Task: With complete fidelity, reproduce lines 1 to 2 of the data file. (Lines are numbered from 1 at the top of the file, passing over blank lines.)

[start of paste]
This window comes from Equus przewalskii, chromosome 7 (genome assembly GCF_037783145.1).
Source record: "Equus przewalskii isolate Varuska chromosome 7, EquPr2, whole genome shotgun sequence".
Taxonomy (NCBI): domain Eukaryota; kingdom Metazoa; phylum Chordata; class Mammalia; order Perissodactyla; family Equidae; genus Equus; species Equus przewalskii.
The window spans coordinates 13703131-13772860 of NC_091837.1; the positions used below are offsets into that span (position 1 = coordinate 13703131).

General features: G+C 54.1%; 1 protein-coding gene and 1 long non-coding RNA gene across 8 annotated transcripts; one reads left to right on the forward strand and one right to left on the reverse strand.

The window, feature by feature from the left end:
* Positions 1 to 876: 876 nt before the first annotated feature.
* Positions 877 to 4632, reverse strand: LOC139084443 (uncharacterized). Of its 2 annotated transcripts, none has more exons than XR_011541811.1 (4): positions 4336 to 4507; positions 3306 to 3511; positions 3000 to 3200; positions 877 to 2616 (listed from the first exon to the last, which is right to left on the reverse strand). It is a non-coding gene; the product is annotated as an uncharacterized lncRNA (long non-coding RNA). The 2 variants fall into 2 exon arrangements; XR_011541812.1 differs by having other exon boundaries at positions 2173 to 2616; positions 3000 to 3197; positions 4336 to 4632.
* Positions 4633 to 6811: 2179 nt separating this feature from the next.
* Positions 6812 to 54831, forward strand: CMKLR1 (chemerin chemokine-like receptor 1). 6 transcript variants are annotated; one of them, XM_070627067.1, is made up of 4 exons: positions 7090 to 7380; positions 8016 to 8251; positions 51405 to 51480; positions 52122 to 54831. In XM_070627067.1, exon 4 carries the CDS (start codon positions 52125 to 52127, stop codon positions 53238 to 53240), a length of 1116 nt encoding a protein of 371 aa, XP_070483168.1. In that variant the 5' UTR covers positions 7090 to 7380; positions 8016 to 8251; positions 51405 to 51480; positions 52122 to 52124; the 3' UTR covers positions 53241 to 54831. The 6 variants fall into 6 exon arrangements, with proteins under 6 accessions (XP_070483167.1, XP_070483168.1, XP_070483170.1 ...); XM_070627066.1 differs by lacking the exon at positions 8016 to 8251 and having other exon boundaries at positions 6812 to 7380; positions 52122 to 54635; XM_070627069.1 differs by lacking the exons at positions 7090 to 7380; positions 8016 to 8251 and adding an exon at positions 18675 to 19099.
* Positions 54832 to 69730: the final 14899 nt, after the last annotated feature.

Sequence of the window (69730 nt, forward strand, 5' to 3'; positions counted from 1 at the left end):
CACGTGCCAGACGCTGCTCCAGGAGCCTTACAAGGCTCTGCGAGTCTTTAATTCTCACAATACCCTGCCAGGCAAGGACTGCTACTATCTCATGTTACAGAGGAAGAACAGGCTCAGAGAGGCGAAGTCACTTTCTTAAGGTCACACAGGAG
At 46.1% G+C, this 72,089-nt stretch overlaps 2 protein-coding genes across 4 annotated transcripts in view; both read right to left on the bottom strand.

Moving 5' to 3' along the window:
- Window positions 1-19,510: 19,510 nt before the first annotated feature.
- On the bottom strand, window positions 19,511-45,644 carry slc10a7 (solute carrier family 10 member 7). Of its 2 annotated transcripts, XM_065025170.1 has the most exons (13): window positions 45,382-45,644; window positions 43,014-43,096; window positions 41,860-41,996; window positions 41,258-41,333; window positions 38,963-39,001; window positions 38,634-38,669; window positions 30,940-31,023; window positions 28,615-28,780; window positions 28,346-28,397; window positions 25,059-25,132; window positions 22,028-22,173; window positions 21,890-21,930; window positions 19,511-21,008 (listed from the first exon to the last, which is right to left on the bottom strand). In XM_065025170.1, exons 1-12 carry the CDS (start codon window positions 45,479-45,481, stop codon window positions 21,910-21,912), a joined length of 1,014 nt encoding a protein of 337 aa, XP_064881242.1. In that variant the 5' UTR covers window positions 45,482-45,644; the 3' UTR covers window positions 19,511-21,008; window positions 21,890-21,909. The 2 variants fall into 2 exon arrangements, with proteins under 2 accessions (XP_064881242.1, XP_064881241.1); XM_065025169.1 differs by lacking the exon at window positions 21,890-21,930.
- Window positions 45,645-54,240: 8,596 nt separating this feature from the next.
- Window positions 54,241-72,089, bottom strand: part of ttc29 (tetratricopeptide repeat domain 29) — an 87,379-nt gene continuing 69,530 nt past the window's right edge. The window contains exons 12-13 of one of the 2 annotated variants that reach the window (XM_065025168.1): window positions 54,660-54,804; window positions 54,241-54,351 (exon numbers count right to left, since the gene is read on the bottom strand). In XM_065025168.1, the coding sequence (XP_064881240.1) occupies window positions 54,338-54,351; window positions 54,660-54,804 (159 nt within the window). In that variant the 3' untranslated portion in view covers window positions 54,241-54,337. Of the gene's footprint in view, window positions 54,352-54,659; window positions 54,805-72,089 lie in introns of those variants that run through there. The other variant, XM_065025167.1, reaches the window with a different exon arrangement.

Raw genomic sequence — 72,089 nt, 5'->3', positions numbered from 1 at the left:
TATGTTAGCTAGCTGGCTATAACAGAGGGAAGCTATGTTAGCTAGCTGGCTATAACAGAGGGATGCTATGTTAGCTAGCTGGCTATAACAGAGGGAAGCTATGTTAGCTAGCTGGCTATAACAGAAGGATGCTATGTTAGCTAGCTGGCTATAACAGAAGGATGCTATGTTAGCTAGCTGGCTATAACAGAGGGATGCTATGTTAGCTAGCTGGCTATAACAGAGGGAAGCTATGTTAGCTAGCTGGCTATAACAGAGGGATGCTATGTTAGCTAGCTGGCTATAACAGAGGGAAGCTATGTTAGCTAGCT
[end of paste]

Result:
This window comes from Equus przewalskii, chromosome 7 (genome assembly GCF_037783145.1).
Source record: "Equus przewalskii isolate Varuska chromosome 7, EquPr2, whole genome shotgun sequence".